Could a hotel be built on the land owned by Supreme Court Justice David H. Souter? A new ruling by the Supreme Court which was supported by Justice Souter himself itself might allow it. A private developer is seeking to use this very law to build a hotel on Souter's land.
Justice Souter's vote in the "Kelo vs. City of New London" decision allows city governments to take land from one private owner and give it to another if the government will generate greater tax revenue or other economic benefits when the land is developed by the new owner.
On Monday June 27, Logan Darrow Clements, faxed a request to Chip Meany the code enforcement officer of the Towne of Weare, New Hampshire seeking to start the application process to build a hotel on 34 Cilley Hill Road. This is the present location of Mr. Souter's home.
Clements, CEO of Freestar Media, LLC, points out that the City of Weare will certainly gain greater tax revenue and economic benefits with a hotel on 34 Cilley Hill Road than allowing Mr. Souter to own the land.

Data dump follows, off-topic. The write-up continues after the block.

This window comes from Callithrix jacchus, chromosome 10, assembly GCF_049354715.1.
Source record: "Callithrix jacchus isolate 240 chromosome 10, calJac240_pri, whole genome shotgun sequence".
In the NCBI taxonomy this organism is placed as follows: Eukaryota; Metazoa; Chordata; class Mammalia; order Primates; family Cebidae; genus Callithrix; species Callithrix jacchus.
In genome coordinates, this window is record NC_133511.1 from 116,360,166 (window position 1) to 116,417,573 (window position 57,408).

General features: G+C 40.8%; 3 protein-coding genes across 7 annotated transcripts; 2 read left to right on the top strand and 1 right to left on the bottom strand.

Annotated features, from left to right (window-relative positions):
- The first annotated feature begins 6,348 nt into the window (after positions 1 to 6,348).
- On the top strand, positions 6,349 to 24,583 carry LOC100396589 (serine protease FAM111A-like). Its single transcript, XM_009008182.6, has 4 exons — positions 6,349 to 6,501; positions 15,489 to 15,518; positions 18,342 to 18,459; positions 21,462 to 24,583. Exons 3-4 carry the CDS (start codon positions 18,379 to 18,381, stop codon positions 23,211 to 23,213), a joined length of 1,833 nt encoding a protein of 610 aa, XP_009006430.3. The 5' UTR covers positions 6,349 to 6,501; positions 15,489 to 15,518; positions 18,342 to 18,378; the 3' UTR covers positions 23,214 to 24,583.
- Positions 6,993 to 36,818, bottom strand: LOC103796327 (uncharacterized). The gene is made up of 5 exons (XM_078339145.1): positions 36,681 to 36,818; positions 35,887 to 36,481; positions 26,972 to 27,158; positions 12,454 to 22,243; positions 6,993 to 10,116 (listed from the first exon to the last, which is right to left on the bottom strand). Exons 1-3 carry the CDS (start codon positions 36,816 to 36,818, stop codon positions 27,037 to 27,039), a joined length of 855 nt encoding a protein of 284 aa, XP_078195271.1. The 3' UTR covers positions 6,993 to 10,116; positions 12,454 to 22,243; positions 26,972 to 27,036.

The proposed development, called "The Lost Liberty Hotel" will feature the "Just Desserts Café" and include a museum, open to the public, featuring a permanent exhibit on the loss of freedom in America. Instead of a Gideon's Bible each guest will receive a free copy of Ayn Rand's novel "Atlas Shrugged."
Clements indicated that the hotel must be built on this particular piece of land because it is a unique site being the home of someone largely responsible for destroying property rights for all Americans.
This is a much better idea than my initial notion of fire-bombing, and as they say about life imprisonment vs. capital punishment--it's much slower.
However, not everyone wants a copy of Atlas Shrugged. Fortunately, there are 5 more Justices who presumably own houses.
There should be a hotel with G.K. Chesterton books in every room. The Napoleon of Notting Hill would probably be best. This book would also appeal to gamers, I think, but to say more would be a spoiler.
And maybe one with The Hitchhiker's Guide to the Galaxy for the sake of the hyperspatial bypass, though at least that could be reasonably considered a public work. Actually, so could the water tower(?) in the Chesterton novel.
OK, one traditionalist/syndicalist hotel--that's the one that serves Sauce for the Goose in the restaurant, and one science fiction hotel. And we've *still* got 3 justices to go. Any suggestions?